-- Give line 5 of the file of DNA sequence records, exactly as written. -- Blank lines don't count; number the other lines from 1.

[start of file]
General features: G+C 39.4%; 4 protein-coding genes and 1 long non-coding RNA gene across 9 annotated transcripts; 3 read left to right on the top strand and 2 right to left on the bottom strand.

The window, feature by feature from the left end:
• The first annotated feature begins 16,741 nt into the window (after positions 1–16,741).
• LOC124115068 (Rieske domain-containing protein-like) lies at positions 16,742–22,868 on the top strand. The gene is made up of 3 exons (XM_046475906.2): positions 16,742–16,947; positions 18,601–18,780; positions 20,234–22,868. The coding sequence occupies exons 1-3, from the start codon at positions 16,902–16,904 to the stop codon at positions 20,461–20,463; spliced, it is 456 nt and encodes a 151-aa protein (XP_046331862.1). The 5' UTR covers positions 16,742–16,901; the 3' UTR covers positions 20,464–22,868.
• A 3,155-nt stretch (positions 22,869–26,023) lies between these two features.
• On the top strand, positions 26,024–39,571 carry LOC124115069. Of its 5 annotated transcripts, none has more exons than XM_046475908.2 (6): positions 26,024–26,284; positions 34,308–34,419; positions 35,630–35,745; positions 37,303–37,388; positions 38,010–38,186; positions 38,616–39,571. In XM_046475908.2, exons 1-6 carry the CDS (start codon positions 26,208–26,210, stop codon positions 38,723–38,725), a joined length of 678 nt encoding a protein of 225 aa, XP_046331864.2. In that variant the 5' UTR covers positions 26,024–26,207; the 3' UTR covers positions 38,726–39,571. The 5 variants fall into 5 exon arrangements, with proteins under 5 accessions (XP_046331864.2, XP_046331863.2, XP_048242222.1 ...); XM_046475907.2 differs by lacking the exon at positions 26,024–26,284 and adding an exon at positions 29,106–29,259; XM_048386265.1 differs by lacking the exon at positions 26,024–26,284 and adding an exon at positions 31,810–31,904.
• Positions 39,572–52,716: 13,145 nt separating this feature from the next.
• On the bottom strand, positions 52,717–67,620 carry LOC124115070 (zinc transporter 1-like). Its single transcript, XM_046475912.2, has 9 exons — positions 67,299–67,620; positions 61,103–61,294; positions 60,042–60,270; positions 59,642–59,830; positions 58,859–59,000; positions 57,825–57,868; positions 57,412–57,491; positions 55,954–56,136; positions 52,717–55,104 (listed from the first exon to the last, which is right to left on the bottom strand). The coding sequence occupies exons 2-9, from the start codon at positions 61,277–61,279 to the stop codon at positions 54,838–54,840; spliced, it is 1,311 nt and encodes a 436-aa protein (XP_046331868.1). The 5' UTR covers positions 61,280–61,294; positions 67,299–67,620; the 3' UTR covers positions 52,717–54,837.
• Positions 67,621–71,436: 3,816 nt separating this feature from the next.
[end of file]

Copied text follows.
• A 3,155-nt stretch (positions 22,869–26,023) lies between these two features.